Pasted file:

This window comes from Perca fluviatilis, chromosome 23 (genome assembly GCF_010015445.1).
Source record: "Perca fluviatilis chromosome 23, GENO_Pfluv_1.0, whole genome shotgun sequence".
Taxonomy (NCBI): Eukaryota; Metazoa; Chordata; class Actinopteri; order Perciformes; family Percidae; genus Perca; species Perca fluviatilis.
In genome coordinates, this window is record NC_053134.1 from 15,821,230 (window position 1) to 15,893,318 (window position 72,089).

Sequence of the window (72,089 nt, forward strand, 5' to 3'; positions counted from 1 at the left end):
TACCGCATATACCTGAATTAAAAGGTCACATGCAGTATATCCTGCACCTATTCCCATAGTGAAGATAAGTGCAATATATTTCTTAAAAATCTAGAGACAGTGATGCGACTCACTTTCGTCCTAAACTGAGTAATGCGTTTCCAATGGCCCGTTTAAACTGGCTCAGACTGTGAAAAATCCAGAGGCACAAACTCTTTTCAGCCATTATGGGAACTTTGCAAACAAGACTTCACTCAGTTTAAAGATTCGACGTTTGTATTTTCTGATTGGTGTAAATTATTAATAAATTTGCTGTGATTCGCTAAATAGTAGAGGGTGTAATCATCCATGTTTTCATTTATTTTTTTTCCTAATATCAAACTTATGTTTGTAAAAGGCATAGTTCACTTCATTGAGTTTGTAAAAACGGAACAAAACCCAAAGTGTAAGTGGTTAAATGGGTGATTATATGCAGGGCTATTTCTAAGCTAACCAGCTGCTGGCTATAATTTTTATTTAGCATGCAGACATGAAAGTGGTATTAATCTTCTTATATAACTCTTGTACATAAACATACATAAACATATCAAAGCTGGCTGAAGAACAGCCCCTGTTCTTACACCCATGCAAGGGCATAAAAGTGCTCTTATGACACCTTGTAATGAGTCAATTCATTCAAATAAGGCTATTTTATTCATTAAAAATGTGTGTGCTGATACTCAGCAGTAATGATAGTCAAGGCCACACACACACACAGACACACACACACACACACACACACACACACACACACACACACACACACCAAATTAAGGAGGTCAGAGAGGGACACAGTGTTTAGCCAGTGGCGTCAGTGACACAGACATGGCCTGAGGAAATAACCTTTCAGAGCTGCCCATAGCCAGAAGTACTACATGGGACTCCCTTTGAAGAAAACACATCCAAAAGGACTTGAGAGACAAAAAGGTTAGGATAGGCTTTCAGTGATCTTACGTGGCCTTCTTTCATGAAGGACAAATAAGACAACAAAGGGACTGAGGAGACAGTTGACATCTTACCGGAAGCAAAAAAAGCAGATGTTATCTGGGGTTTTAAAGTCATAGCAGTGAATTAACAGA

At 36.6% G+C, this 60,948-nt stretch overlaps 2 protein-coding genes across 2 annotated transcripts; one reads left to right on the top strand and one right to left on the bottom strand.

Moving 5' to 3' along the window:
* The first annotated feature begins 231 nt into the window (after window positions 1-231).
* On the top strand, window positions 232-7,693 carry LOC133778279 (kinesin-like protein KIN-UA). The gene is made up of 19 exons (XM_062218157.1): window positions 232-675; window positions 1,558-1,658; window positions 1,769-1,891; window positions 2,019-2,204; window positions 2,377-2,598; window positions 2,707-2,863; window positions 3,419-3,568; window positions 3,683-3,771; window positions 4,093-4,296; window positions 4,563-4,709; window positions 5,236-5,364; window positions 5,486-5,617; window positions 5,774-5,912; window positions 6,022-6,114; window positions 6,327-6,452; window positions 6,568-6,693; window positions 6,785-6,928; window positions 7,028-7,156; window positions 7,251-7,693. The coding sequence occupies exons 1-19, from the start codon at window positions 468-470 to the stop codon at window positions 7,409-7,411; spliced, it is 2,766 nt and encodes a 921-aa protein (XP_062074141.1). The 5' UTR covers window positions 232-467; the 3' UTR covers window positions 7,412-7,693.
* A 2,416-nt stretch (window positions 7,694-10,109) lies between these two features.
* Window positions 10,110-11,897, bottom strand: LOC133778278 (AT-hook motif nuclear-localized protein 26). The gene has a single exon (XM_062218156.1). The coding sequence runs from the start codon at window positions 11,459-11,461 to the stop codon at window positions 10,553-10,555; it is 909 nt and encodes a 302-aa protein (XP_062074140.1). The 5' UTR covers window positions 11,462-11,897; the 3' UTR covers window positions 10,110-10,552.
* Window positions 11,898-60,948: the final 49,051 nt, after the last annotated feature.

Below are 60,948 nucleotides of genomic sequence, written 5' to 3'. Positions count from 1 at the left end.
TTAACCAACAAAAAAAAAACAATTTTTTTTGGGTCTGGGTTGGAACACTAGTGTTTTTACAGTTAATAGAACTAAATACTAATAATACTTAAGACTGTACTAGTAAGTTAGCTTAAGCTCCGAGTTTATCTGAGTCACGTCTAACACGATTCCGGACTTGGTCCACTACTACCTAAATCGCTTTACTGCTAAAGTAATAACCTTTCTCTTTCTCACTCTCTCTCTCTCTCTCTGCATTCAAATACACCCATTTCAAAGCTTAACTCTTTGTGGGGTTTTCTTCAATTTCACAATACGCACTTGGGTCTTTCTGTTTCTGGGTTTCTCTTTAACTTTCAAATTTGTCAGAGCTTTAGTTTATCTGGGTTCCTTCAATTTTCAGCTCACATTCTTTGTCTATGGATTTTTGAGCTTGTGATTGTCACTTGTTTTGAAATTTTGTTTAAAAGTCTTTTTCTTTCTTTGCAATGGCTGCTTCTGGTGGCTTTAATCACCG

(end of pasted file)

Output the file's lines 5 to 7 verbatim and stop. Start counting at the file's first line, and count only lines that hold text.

Sequence of the window (72,089 nt, forward strand, 5' to 3'; positions counted from 1 at the left end):
TACCGCATATACCTGAATTAAAAGGTCACATGCAGTATATCCTGCACCTATTCCCATAGTGAAGATAAGTGCAATATATTTCTTAAAAATCTAGAGACAGTGATGCGACTCACTTTCGTCCTAAACTGAGTAATGCGTTTCCAATGGCCCGTTTAAACTGGCTCAGACTGTGAAAAATCCAGAGGCACAAACTCTTTTCAGCCATTATGGGAACTTTGCAAACAAGACTTCACTCAGTTTAAAGATTCGACGTTTGTATTTTCTGATTGGTGTAAATTATTAATAAATTTGCTGTGATTCGCTAAATAGTAGAGGGTGTAATCATCCATGTTTTCATTTATTTTTTTTCCTAATATCAAACTTATGTTTGTAAAAGGCATAGTTCACTTCATTGAGTTTGTAAAAACGGAACAAAACCCAAAGTGTAAGTGGTTAAATGGGTGATTATATGCAGGGCTATTTCTAAGCTAACCAGCTGCTGGCTATAATTTTTATTTAGCATGCAGACATGAAAGTGGTATTAATCTTCTTATATAACTCTTGTACATAAACATACATAAACATATCAAAGCTGGCTGAAGAACAGCCCCTGTTCTTACACCCATGCAAGGGCATAAAAGTGCTCTTATGACACCTTGTAATGAGTCAATTCATTCAAATAAGGCTATTTTATTCATTAAAAATGTGTGTGCTGATACTCAGCAGTAATGATAGTCAAGGCCACACACACACACAGACACACACACACACACACACACACACACACACACACACACACACACACCAAATTAAGGAGGTCAGAGAGGGACACAGTGTTTAGCCAGTGGCGTCAGTGACACAGACATGGCCTGAGGAAATAACCTTTCAGAGCTGCCCATAGCCAGAAGTACTACATGGGACTCCCTTTGAAGAAAACACATCCAAAAGGACTTGAGAGACAAAAAGGTTAGGATAGGCTTTCAGTGATCTTACGTGGCCTTCTTTCATGAAGGACAAATAAGACAACAAAGGGACTGAGGAGACAGTTGACATCTTACCGGAAGCAAAAAAAGCAGATGTTATCTGGGGTTTTAAAGTCATAGCAGTGAATTAACAGA

At 36.6% G+C, this 60,948-nt stretch overlaps 2 protein-coding genes across 2 annotated transcripts; one reads left to right on the top strand and one right to left on the bottom strand.